Exhaust power and particle handling by plasma-facing components (PFCs) such as divertor is a key issue, affecting the successful operation of a steady-state magnetic fusion power reactor.
Most of the presently operating confinement devices such as JET and also the International Thermonuclear Experimental Reactor (ITER) employ the divertor design in which a plasma-facing surface plate made of tungsten is brazed onto an actively cooled heat sink made of a copper alloy such as GridCop. The maximum heat flux that can be handled by this design is believed to be of the order of 20MW/m2, which may be sufficient for ITER for which the total heating power is of the order of 100MW. However, in the case of fusion power reactors, the heating power may be reaching 500MW, in which case the heat flux to the divertor plate will easily exceed the maximum heat flux. Furthermore, for induced radiation safety, the use of reduced activation ferritic steel such as F82H will be required for the divertor heat sink in a fusion power reactor, which would worsen the heat removal situation. In addition to this heat handling issue, either powder metallurgy (PM) or chemical vapor deposition (CVD), commercially available tungsten will suffer from thermomechanical cracking due to its exceptionally high ductile–brittle transition temperature (DBTT) of around 400°C .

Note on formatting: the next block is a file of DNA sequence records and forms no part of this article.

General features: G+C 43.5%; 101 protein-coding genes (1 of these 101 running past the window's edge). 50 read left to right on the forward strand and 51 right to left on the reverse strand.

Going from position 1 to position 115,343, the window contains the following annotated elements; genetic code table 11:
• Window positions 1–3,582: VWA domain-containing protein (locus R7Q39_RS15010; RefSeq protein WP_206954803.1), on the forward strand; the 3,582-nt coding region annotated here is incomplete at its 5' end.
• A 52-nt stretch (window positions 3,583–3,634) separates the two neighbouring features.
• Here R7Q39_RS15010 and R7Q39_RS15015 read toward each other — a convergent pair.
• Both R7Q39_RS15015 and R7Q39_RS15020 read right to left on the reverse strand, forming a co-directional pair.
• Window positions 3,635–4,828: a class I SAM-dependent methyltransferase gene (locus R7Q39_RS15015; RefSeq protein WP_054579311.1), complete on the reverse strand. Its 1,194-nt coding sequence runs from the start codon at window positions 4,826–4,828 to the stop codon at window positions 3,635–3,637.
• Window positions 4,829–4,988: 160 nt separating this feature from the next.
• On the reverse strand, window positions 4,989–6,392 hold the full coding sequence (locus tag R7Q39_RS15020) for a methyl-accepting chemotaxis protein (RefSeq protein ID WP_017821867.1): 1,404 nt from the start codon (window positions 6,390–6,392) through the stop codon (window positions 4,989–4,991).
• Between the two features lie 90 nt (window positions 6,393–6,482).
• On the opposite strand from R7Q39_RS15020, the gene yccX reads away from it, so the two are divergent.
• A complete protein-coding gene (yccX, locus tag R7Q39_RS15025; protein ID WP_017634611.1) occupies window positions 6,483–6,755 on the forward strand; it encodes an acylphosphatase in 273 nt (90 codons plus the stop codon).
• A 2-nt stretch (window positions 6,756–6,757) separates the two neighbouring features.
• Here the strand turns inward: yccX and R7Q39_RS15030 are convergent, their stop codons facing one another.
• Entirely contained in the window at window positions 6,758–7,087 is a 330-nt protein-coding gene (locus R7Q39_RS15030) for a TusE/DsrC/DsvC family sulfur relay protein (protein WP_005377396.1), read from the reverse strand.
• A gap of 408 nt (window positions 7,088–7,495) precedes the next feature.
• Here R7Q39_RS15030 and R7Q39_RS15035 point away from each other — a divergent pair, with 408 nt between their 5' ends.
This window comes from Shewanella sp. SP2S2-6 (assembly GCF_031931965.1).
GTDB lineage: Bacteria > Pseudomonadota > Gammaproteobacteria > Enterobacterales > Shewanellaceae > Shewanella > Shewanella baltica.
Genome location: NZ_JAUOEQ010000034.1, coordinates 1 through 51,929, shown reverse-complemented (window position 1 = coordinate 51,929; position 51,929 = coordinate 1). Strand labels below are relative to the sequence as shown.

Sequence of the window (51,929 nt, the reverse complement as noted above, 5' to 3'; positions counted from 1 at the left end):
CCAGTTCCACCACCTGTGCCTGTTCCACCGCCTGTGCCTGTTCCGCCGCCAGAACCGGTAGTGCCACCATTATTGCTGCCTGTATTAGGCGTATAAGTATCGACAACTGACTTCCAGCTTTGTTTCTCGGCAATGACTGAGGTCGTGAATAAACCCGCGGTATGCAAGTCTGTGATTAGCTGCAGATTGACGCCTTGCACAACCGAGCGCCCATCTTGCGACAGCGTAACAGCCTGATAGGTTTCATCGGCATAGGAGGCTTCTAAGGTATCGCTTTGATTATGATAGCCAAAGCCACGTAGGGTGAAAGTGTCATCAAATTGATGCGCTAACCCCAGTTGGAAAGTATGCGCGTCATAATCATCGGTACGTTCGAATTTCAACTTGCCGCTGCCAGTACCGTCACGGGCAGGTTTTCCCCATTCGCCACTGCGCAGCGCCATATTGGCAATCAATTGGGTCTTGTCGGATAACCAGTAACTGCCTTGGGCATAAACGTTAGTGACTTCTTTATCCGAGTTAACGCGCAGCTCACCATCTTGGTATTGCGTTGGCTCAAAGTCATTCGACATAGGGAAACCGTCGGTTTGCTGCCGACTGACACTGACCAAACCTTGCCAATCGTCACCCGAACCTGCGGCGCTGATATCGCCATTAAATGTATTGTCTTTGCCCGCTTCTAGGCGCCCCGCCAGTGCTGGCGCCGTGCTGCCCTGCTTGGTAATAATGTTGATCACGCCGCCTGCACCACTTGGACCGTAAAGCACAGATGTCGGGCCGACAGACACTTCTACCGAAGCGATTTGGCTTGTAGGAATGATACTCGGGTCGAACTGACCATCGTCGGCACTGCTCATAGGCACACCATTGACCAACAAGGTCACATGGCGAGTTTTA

To resolve these technical issues, the use of a selected liquid metal for the plasma-facing surface of the divertor has been discussed over the past two decades. Possible liquid metals include: molten lithium, gallium, tin and their alloys. Up to present, the use of liquid lithium has most widely been examined in the presently operating confinement devices as well as in laboratory-scale experiments.
All of these issues have been addressed at the ISLA series of symposia, the only international forum dedicated for the discussion of liquid metals applications for fusion energy development. The scope of ISLA-7 covers a wide range of subjects, including:
 Liquid (metal)-plasma interaction experiments and modelling;
 Liquid (metal) fluid dynamics experiments and modelling;
 Liquid (metal) handling and safety experiments and modelling;
 Liquid (metal) chemical compatibilities experiments and modelling;
 Liquid (metal) applications for PFCs in a fusion power reactor (design);
 Liquid (metal) applications for neutron production as the breeder or others such as IFMIF; and
 All other areas related to the use of liquids (metals) for non-fusion energy production.